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A mobile food drop in Groveland as COVID-19 ‘food cliff’ nears for many families

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Frosty weather did not deter more than 30 volunteers at a Second Harvest mobile food drop at Hope International Church in Groveland Wednesday morning. Photo: Joe Byrnes

It’s a daily occurrence in Central Florida, a Second Harvest food drop with scores of cars queued up and volunteers putting bags and boxes in their open trunks.

At the event in south Lake County Wednesday morning, hundreds were struggling to feed their families. Organizers said it’s important that federal aid continue.

Trish Kry of Groveland’s FAITH Neighborhood Center was coordinating things at Hope International Church for the WESH 2-sponsored event.

“When I got here at 5 a.m. we had people waiting,” she said, “because they’re anxious. They’re anxious. They don’t want us to run out of food before they get through the line.”

Debra Smith was there to get food for her financially strapped family and for a friend with disabled children. Smith said she volunteers at a food bank and sees families that are suddenly homeless.

“They’ve lost everything over this pandemic,” Smith said. “It’s devastating to people. And I don’t think people are aware of how bad it is.”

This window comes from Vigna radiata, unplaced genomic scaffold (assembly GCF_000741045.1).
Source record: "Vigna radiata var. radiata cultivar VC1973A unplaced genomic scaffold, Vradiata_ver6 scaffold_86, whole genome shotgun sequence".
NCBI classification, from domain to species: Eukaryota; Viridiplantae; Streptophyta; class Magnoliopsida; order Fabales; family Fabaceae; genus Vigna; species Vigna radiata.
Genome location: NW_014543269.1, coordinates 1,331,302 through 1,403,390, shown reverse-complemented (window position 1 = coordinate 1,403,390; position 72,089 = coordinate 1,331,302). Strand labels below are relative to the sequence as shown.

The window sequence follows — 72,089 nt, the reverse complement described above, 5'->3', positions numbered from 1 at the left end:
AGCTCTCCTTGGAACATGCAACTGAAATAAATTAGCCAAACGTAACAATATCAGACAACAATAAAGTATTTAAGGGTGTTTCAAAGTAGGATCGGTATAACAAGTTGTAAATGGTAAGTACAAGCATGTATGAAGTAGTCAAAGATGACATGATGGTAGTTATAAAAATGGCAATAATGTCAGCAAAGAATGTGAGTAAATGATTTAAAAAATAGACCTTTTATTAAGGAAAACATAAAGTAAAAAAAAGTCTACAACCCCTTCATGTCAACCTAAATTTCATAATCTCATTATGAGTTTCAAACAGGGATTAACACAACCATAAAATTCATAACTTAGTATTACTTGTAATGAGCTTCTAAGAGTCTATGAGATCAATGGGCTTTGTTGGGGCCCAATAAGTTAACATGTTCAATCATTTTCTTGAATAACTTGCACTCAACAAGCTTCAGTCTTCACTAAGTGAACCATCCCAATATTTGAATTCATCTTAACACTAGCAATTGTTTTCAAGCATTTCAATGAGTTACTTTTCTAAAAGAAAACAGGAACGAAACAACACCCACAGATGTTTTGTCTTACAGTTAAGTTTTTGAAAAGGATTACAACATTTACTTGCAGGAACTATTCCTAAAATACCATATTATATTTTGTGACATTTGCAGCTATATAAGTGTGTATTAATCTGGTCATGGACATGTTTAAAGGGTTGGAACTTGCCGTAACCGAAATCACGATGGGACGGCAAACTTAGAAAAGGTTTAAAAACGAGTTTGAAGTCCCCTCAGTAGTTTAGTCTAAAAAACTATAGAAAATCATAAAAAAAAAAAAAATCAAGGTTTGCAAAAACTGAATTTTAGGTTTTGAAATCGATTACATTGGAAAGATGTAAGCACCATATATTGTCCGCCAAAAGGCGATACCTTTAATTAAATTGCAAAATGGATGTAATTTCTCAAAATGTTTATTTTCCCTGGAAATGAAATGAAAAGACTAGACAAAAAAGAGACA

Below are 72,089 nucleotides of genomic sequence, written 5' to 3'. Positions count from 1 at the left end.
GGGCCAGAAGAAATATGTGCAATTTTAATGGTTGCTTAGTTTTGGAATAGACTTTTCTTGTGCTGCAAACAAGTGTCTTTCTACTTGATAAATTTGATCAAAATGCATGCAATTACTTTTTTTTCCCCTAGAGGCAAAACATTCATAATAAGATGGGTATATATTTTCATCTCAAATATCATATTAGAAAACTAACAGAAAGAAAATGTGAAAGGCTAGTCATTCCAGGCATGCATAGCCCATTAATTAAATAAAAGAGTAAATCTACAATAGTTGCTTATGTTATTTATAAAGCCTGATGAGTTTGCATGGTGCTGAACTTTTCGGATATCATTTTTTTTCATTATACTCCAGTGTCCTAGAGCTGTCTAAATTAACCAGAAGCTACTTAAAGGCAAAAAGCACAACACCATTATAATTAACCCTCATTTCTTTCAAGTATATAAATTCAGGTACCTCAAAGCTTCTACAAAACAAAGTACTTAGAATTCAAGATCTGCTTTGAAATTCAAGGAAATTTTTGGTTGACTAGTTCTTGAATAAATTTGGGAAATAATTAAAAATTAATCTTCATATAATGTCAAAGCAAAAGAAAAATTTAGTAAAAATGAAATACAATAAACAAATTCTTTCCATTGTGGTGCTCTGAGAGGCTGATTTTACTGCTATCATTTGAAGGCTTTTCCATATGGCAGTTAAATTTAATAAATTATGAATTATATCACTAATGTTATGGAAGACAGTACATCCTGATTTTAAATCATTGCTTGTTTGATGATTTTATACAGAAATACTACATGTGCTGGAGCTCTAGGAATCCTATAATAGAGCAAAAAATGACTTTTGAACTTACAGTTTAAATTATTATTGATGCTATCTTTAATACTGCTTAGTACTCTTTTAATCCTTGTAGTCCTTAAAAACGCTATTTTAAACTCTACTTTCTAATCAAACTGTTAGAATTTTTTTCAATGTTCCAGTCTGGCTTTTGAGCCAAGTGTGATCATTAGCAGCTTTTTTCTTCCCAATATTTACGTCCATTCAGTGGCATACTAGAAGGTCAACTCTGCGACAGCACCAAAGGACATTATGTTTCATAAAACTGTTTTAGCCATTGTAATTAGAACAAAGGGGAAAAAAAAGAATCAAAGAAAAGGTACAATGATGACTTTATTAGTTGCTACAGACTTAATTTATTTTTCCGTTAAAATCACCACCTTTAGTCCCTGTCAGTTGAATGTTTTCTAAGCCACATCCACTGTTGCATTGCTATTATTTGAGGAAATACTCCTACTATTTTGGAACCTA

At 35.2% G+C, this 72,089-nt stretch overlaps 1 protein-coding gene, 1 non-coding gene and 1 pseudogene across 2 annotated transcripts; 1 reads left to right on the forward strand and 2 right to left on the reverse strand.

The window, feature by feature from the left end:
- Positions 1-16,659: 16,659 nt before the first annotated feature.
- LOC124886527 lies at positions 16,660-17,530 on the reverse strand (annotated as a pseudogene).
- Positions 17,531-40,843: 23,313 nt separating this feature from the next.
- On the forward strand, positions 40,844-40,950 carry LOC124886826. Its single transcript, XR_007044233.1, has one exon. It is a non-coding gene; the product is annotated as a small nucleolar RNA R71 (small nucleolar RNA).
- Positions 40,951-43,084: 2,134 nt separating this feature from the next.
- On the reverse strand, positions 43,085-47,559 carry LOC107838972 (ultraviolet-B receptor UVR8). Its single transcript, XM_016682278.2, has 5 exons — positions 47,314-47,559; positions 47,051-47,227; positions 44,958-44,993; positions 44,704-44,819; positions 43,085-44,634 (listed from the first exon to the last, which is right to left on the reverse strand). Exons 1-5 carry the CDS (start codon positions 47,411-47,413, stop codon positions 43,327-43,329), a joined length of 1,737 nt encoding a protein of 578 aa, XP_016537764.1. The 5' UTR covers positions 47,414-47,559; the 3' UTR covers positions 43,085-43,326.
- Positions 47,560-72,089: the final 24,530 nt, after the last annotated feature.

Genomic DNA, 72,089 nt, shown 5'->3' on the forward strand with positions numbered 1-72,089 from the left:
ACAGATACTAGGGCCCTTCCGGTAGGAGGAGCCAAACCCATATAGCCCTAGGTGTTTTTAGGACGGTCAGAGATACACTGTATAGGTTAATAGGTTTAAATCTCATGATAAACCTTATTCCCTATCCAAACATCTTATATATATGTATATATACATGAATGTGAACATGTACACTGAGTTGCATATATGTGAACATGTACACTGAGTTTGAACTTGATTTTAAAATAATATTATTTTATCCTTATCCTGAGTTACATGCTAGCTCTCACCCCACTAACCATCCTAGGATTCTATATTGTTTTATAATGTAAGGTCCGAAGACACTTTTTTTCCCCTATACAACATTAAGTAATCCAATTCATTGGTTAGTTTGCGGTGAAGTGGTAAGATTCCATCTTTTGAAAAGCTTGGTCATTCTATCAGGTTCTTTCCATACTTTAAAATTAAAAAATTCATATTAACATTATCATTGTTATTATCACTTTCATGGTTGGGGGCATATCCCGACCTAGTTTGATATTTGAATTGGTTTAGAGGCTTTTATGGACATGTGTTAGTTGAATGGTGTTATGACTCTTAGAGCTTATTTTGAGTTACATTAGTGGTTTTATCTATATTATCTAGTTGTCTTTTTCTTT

Second Harvest has seen its demand double. At this drop, they’re giving two weeks of food to about 800 families.

It will help make up for the Farmers to Families food boxes many are not receiving any more.

Spanish Pastor Jorge Mulet says that — for months during the pandemic — the church provided food boxes to more than 200 families. But that COVID-19 relief ended about two weeks ago.

“Many of these families,” he said, “they told me, ‘George, I need food for my kids. My kids are hungry.’ And this, it breaks my heart. I put on Facebook last week, ‘It breaks my heart but we don’t have food for you, unfortunately.’”

The program’s shortfall is being felt throughout Central Florida at churches and nonprofits that help families hurt by the pandemic.

And Second Harvest is very concerned about the effects of “the food cliff” at the beginning of next year without new federal funding.

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Joe Byrnes

About Joe Byrnes


Joe Byrnes came to WMFE/WMFV from the Ocala Star-Banner and The Gainesville Sun, where he worked as a reporter and editor for several years. Joe graduated from Loyola University in New Orleans and turned to journalism after teaching. He enjoys freshwater fishing and family gatherings.